Surprised by Snow!
We were supposed to have had a bit of snow yesterday when we woke up, but it never materialized. Then, lo and behold, around evening the snow started drifing down. It was lovely to watch and this morning, the sky was clear and bright. Maggie and I went for two walks--the first one in the early morning so that we could enjoy the freshly fallen snow and the special quiet that only exists when there is snow on the ground. The second walk was a bonus when Maggie's buddy, Spam, came around and wanted an afternoon walk. Most all of our neighbors were home from work, as schools were closed due to cold and icy conditions (it was 22 degrees F). So there was a lot of sledding going on before the children became too cold and had to go back inside.
Dogs seem to love the snow very much. I think that it must distill all the many smells wafting through the air and make them keen and sharp and wonderful to inhale. We went out into the back garden and played "catch the snowball". A great time was had by all.
I've spend some time this week reading from Gene Logsdon's book, The Contrary Farmer's Invitation to Gardening. This quote struck me as something so true, and yet I never really stopped to analyze it before.
"One more reason drew me to mulch-bed gardening. I had been reading statistics (probably a dangerous thing to do, since all manipulations of numbers beyond pure mathematics turn out to be half-truths at best), and it seems that per square foot, homeowners use more herbicides and motor fuel on lawns and gardens than farmers do on grain crops and pastures. Even if this analysis is not completely true (depends on which group of homeowners you survey), what an indictment. Farmers at least can say that they have to use chemicals and petroleum products because they must compete in an industrial economy. Home residents can only justify such extravagance as pandering to their sense of neatness. In their minds, nature must not escape the Prussian dictum of order and duty. Nature must be manhandled by chemicals and machines and, heaven help us, kept arrow-straight with yardstick and row strings, until the gardener has a heart attack or quits gardening because "it's too strenuous", as I often hear. It would not surprise me if the famous philosopher, Immanuel Kant, with his stern philosophy of hewing to duty above all, invented double-digging."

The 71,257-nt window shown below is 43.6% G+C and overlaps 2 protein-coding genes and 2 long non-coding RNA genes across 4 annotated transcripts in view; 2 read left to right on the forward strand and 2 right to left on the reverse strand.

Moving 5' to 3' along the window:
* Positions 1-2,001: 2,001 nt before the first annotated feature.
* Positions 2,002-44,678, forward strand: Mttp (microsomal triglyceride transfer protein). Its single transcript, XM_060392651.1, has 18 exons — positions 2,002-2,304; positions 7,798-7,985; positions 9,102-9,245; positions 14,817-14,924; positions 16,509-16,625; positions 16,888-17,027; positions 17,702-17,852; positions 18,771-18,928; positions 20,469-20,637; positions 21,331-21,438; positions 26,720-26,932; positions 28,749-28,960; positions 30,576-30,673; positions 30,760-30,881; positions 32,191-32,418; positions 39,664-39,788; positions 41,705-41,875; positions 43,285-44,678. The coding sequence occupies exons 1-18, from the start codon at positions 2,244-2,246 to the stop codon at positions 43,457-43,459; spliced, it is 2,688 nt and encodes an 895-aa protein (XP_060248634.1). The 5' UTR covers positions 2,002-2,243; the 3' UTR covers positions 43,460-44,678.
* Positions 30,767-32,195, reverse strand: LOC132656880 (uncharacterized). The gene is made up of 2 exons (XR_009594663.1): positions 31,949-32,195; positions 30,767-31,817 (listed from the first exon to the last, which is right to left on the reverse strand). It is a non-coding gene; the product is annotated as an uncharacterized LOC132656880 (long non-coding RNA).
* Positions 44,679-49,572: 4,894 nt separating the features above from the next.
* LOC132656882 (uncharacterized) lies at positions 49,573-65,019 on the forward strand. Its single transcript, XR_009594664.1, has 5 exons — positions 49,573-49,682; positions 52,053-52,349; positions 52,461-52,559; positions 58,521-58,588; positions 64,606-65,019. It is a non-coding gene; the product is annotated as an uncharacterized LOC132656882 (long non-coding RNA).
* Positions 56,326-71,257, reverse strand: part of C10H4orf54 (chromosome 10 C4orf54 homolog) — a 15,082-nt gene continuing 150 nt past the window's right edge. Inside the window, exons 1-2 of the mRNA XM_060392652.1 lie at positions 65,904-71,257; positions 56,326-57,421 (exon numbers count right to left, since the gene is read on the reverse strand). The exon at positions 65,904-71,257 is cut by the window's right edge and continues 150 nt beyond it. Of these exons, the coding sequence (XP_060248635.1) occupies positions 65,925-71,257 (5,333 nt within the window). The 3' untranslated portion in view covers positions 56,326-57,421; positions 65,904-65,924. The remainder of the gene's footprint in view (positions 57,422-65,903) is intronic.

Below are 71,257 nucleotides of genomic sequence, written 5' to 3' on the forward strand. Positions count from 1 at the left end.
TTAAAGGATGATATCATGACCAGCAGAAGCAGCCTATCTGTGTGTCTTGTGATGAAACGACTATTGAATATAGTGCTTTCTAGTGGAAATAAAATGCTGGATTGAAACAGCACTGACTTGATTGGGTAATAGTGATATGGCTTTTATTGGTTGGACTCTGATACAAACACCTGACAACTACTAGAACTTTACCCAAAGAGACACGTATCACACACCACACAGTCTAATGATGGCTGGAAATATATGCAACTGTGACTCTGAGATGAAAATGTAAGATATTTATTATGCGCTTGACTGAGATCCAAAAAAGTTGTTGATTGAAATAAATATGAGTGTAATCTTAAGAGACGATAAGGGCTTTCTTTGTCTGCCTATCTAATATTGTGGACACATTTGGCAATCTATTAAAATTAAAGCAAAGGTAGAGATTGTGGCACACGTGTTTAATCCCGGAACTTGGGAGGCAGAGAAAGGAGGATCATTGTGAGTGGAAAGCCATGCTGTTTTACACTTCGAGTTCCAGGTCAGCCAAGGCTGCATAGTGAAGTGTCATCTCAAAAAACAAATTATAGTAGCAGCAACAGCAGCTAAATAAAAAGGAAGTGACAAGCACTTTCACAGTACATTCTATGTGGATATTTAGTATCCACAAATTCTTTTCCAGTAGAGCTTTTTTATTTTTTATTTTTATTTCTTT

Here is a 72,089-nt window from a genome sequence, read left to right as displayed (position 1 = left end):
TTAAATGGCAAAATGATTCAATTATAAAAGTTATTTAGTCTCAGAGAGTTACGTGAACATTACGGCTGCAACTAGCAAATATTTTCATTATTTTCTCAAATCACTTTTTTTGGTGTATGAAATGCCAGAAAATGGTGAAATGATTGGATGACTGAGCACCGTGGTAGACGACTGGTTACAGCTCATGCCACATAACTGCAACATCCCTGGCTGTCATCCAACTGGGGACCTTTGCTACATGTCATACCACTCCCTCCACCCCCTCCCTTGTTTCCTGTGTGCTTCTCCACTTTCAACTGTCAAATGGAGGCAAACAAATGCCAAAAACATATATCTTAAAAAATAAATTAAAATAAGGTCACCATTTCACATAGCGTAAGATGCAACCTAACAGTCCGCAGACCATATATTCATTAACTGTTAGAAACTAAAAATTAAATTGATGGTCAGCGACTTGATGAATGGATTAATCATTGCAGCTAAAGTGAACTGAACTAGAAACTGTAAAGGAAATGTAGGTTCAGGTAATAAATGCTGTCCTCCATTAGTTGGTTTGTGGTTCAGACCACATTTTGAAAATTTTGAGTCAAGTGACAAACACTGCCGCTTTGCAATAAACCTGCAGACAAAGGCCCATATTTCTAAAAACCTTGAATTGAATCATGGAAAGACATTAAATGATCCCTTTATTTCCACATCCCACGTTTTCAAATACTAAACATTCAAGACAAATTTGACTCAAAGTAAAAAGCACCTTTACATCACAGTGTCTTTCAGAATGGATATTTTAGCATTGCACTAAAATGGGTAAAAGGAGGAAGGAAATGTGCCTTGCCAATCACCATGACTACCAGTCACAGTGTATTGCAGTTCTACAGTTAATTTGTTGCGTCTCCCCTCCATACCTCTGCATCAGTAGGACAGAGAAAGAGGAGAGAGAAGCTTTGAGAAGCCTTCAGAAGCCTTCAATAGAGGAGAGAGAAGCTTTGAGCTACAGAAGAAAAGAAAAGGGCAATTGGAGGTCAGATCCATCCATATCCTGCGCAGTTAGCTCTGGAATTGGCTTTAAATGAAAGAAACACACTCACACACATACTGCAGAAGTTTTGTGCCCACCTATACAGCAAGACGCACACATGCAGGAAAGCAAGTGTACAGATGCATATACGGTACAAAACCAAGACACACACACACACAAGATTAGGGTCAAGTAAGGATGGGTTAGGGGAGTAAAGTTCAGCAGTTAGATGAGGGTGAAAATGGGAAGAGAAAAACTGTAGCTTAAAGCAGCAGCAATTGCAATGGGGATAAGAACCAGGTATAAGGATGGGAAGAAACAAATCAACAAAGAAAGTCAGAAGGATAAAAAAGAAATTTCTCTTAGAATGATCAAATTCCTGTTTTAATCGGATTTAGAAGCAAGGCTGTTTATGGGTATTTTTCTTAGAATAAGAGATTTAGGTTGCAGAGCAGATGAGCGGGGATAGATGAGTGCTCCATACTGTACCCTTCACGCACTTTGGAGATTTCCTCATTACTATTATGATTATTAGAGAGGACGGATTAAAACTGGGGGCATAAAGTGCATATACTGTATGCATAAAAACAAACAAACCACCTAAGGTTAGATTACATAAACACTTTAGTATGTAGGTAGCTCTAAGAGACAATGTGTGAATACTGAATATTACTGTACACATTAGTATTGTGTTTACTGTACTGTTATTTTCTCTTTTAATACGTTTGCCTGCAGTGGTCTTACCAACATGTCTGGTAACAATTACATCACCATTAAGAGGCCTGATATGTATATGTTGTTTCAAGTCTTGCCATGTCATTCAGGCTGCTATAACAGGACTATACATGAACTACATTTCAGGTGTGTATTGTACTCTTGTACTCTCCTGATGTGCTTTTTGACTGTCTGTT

Now double-digging is something that I will not do! To finish on a gardening note, St. Fiacre, the patron saint of gardeners, sits quietly watching over our vegetable garden. Let's hope that he's turning a blind eye to all the hungry birds searching for a winter meal!